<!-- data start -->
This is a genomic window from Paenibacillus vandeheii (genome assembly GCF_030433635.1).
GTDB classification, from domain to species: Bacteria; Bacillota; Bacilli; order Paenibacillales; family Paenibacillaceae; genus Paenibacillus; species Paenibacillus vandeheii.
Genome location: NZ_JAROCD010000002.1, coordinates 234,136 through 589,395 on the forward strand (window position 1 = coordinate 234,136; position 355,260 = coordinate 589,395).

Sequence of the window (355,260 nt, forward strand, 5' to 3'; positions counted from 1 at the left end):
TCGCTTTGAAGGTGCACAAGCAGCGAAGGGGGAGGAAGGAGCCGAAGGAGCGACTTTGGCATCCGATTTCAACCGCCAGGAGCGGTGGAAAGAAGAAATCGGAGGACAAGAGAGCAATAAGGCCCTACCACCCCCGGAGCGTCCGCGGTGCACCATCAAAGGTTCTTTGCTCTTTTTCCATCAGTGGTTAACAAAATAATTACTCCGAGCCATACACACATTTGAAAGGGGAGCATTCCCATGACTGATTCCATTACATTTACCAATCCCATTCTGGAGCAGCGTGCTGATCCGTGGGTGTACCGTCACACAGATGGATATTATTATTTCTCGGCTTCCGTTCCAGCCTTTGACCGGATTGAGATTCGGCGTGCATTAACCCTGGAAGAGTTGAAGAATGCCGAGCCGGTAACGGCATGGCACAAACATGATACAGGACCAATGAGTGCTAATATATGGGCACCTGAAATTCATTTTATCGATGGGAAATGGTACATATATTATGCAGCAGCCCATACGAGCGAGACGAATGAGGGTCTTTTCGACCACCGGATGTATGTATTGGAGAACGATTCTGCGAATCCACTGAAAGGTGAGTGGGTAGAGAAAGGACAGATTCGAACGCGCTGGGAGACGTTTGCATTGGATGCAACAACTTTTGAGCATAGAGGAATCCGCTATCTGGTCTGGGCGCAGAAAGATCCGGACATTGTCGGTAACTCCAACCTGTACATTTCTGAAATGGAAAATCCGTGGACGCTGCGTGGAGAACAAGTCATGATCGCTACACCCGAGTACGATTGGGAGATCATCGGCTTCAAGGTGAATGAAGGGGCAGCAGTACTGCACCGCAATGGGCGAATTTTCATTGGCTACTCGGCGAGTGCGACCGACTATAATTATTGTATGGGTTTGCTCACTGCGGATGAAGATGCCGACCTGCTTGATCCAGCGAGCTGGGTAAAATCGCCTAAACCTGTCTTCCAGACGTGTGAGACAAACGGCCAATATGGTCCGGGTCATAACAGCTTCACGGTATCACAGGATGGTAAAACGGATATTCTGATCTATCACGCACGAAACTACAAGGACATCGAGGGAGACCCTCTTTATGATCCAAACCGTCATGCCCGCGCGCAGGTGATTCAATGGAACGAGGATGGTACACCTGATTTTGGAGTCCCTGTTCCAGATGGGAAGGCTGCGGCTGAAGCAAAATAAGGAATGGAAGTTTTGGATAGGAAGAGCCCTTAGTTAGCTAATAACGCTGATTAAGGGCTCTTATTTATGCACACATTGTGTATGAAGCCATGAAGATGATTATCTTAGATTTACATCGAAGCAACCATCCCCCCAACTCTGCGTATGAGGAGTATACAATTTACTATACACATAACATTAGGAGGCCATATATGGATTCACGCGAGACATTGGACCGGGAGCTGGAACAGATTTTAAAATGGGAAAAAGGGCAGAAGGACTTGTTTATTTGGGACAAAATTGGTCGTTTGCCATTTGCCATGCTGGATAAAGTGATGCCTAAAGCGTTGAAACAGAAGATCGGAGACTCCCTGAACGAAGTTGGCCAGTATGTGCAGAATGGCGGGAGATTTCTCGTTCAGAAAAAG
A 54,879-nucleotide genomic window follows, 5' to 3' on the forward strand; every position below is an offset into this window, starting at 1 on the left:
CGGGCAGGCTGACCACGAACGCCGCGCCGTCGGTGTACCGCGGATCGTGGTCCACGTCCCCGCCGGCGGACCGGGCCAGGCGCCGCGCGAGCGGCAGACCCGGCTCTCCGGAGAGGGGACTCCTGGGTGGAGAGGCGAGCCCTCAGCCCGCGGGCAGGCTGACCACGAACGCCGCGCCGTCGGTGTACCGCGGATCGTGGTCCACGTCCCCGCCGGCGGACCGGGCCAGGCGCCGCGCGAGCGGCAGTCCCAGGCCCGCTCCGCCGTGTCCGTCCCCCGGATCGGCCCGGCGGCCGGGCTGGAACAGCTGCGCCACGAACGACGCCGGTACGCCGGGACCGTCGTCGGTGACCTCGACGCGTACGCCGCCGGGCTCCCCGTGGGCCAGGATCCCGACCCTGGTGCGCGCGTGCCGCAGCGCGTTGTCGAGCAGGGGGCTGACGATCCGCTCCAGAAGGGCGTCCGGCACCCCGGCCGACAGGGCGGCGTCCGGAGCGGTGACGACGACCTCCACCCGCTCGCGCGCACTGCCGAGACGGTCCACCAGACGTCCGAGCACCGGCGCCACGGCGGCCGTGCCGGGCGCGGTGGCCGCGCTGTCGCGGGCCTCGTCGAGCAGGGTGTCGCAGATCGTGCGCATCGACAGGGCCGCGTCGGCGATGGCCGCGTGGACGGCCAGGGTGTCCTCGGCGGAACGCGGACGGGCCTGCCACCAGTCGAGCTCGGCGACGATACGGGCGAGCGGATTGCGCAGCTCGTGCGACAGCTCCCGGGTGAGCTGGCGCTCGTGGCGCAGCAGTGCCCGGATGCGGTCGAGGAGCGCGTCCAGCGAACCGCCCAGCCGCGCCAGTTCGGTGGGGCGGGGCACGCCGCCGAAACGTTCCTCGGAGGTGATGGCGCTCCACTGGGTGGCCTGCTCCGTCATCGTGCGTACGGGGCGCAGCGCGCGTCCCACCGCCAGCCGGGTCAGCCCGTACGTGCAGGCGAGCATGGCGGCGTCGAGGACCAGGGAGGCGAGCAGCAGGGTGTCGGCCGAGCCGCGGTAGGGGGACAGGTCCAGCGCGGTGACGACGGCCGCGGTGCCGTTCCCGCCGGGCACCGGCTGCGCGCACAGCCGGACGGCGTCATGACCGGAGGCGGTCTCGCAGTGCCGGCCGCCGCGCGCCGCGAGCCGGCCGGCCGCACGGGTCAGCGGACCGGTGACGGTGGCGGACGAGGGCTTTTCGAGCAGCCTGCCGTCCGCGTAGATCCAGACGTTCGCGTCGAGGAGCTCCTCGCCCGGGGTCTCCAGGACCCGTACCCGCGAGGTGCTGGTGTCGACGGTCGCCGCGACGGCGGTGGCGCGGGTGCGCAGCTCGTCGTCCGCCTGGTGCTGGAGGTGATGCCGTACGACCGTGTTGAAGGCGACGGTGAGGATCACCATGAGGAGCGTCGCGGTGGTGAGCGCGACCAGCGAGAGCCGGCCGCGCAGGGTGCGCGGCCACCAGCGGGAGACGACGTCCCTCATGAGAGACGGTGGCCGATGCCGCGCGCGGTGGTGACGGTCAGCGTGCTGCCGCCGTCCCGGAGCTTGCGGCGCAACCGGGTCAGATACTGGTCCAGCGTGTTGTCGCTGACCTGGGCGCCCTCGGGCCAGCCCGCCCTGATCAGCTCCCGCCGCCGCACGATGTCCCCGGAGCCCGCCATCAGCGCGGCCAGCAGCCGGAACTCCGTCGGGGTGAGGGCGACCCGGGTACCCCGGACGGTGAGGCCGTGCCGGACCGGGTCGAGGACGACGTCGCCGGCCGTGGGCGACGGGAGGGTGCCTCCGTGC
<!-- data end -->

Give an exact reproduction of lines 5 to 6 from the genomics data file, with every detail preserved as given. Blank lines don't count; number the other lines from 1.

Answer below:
TCGCTTTGAAGGTGCACAAGCAGCGAAGGGGGAGGAAGGAGCCGAAGGAGCGACTTTGGCATCCGATTTCAACCGCCAGGAGCGGTGGAAAGAAGAAATCGGAGGACAAGAGAGCAATAAGGCCCTACCACCCCCGGAGCGTCCGCGGTGCACCATCAAAGGTTCTTTGCTCTTTTTCCATCAGTGGTTAACAAAATAATTACTCCGAGCCATACACACATTTGAAAGGGGAGCATTCCCATGACTGATTCCATTACATTTACCAATCCCATTCTGGAGCAGCGTGCTGATCCGTGGGTGTACCGTCACACAGATGGATATTATTATTTCTCGGCTTCCGTTCCAGCCTTTGACCGGATTGAGATTCGGCGTGCATTAACCCTGGAAGAGTTGAAGAATGCCGAGCCGGTAACGGCATGGCACAAACATGATACAGGACCAATGAGTGCTAATATATGGGCACCTGAAATTCATTTTATCGATGGGAAATGGTACATATATTATGCAGCAGCCCATACGAGCGAGACGAATGAGGGTCTTTTCGACCACCGGATGTATGTATTGGAGAACGATTCTGCGAATCCACTGAAAGGTGAGTGGGTAGAGAAAGGACAGATTCGAACGCGCTGGGAGACGTTTGCATTGGATGCAACAACTTTTGAGCATAGAGGAATCCGCTATCTGGTCTGGGCGCAGAAAGATCCGGACATTGTCGGTAACTCCAACCTGTACATTTCTGAAATGGAAAATCCGTGGACGCTGCGTGGAGAACAAGTCATGATCGCTACACCCGAGTACGATTGGGAGATCATCGGCTTCAAGGTGAATGAAGGGGCAGCAGTACTGCACCGCAATGGGCGAATTTTCATTGGCTACTCGGCGAGTGCGACCGACTATAATTATTGTATGGGTTTGCTCACTGCGGATGAAGATGCCGACCTGCTTGATCCAGCGAGCTGGGTAAAATCGCCTAAACCTGTCTTCCAGACGTGTGAGACAAACGGCCAATATGGTCCGGGTCATAACAGCTTCACGGTATCACAGGATGGTAAAACGGATATTCTGATCTATCACGCACGAAACTACAAGGACATCGAGGGAGACCCTCTTTATGATCCAAACCGTCATGCCCGCGCGCAGGTGATTCAATGGAACGAGGATGGTACACCTGATTTTGGAGTCCCTGTTCCAGATGGGAAGGCTGCGGCTGAAGCAAAATAAGGAATGGAAGTTTTGGATAGGAAGAGCCCTTAGTTAGCTAATAACGCTGATTAAGGGCTCTTATTTATGCACACATTGTGTATGAAGCCATGAAGATGATTATCTTAGATTTACATCGAAGCAACCATCCCCCCAACTCTGCGTATGAGGAGTATACAATTTACTATACACATAACATTAGGAGGCCATATATGGATTCACGCGAGACATTGGACCGGGAGCTGGAACAGATTTTAAAATGGGAAAAAGGGCAGAAGGACTTGTTTATTTGGGACAAAATTGGTCGTTTGCCATTTGCCATGCTGGATAAAGTGATGCCTAAAGCGTTGAAACAGAAGATCGGAGACTCCCTGAACGAAGTTGGCCAGTATGTGCAGAATGGCGGGAGATTTCTCGTTCAGAAAAAG
A 54,879-nucleotide genomic window follows, 5' to 3' on the forward strand; every position below is an offset into this window, starting at 1 on the left: